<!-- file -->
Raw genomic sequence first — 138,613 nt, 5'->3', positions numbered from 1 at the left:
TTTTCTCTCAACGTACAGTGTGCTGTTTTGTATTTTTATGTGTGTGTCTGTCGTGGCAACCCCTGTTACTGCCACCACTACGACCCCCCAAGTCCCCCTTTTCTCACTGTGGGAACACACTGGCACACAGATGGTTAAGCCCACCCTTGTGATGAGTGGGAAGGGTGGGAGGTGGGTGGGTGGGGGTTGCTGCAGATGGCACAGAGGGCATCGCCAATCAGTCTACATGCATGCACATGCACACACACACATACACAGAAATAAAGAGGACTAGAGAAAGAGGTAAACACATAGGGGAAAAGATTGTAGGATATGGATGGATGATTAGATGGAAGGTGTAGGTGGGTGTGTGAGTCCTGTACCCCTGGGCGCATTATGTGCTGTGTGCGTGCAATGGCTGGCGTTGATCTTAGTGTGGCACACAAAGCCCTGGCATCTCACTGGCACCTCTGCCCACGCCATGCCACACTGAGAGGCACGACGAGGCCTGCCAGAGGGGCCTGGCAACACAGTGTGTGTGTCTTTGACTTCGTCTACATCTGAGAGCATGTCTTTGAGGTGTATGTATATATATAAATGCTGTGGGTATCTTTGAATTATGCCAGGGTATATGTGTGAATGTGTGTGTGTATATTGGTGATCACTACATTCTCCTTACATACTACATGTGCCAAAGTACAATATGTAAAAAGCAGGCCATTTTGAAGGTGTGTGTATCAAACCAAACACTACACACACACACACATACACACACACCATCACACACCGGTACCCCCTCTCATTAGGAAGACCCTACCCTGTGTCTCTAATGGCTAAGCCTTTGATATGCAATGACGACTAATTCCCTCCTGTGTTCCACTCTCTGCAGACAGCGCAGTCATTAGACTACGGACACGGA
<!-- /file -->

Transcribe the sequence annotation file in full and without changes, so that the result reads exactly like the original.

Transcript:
Raw genomic sequence first — 138,613 nt, 5'->3', positions numbered from 1 at the left:
TTTTCTCTCAACGTACAGTGTGCTGTTTTGTATTTTTATGTGTGTGTCTGTCGTGGCAACCCCTGTTACTGCCACCACTACGACCCCCCAAGTCCCCCTTTTCTCACTGTGGGAACACACTGGCACACAGATGGTTAAGCCCACCCTTGTGATGAGTGGGAAGGGTGGGAGGTGGGTGGGTGGGGGTTGCTGCAGATGGCACAGAGGGCATCGCCAATCAGTCTACATGCATGCACATGCACACACACACATACACAGAAATAAAGAGGACTAGAGAAAGAGGTAAACACATAGGGGAAAAGATTGTAGGATATGGATGGATGATTAGATGGAAGGTGTAGGTGGGTGTGTGAGTCCTGTACCCCTGGGCGCATTATGTGCTGTGTGCGTGCAATGGCTGGCGTTGATCTTAGTGTGGCACACAAAGCCCTGGCATCTCACTGGCACCTCTGCCCACGCCATGCCACACTGAGAGGCACGACGAGGCCTGCCAGAGGGGCCTGGCAACACAGTGTGTGTGTCTTTGACTTCGTCTACATCTGAGAGCATGTCTTTGAGGTGTATGTATATATATAAATGCTGTGGGTATCTTTGAATTATGCCAGGGTATATGTGTGAATGTGTGTGTGTATATTGGTGATCACTACATTCTCCTTACATACTACATGTGCCAAAGTACAATATGTAAAAAGCAGGCCATTTTGAAGGTGTGTGTATCAAACCAAACACTACACACACACACACATACACACACACCATCACACACCGGTACCCCCTCTCATTAGGAAGACCCTACCCTGTGTCTCTAATGGCTAAGCCTTTGATATGCAATGACGACTAATTCCCTCCTGTGTTCCACTCTCTGCAGACAGCGCAGTCATTAGACTACGGACACGGA